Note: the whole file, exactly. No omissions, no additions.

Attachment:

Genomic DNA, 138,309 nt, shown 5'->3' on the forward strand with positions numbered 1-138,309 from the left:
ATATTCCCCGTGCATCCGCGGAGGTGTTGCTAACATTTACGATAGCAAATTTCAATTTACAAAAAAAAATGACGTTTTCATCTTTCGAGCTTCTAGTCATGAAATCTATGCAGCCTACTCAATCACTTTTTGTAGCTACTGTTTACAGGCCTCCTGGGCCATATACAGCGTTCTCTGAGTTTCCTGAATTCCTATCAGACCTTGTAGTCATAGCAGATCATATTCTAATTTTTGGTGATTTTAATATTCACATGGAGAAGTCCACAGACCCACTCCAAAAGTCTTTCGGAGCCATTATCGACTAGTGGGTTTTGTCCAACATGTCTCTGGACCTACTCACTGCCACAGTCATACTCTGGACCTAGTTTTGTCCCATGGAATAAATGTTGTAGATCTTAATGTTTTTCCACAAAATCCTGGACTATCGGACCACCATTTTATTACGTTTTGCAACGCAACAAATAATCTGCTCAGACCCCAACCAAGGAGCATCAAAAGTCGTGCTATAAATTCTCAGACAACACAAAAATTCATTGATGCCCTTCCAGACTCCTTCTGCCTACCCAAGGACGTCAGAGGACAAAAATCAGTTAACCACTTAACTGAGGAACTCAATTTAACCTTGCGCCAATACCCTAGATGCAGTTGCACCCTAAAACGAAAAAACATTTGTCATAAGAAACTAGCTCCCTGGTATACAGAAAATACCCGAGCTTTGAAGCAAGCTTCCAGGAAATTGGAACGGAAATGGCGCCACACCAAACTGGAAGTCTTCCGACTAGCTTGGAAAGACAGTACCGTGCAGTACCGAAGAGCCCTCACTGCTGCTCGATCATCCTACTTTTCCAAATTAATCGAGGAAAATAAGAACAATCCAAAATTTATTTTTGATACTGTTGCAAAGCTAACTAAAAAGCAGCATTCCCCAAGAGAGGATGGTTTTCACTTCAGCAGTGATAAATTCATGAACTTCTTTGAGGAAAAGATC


Genomic DNA, 138,309 nt, shown 5'->3' on the forward strand with positions numbered 1-138,309 from the left:
ATATTCCCCGTGCATCCGCGGAGGTGTTGCTAACATTTACGATAGCAAATTTCAATTTACAAAAAAAAATGACGTTTTCATCTTTCGAGCTTCTAGTCATGAAATCTATGCAGCCTACTCAATCACTTTTTGTAGCTACTGTTTACAGGCCTCCTGGGCCATATACAGCGTTCTCTGAGTTTCCTGAATTCCTATCAGACCTTGTAGTCATAGCAGATCATATTCTAATTTTTGGTGATTTTAATATTCACATGGAGAAGTCCACAGACCCACTCCAAAAGTCTTTCGGAGCCATTATCGACTAGTGGGTTTTGTCCAACATGTCTCTGGACCTACTCACTGCCACAGTCATACTCTGGACCTAGTTTTGTCCCATGGAATAAATGTTGTAGATCTTAATGTTTTTCCACAAAATCCTGGACTATCGGACCACCATTTTATTACGTTTTGCAACGCAACAAATAATCTGCTCAGACCCCAACCAAGGAGCATCAAAAGTCGTGCTATAAATTCTCAGACAACACAAAAATTCATTGATGCCCTTCCAGACTCCTTCTGCCTACCCAAGGACGTCAGAGGACAAAAATCAGTTAACCACTTAACTGAGGAACTCAATTTAACCTTGCGCCAATACCCTAGATGCAGTTGCACCCTAAAACGAAAAAACATTTGTCATAAGAAACTAGCTCCCTGGTATACAGAAAATACCCGAGCTTTGAAGCAAGCTTCCAGGAAATTGGAACGGAAATGGCGCCACACCAAACTGGAAGTCTTCCGACTAGCTTGGAAAGACAGTACCGTGCAGTACCGAAGAGCCCTCACTGCTGCTCGATCATCCTACTTTTCCAAATTAATCGAGGAAAATAAGAACAATCCAAAATTTATTTTTGATACTGTTGCAAAGCTAACTAAAAAGCAGCATTCCCCAAGAGAGGATGGTTTTCACTTCAGCAGTGATAAATTCATGAACTTCTTTGAGGAAAAGATC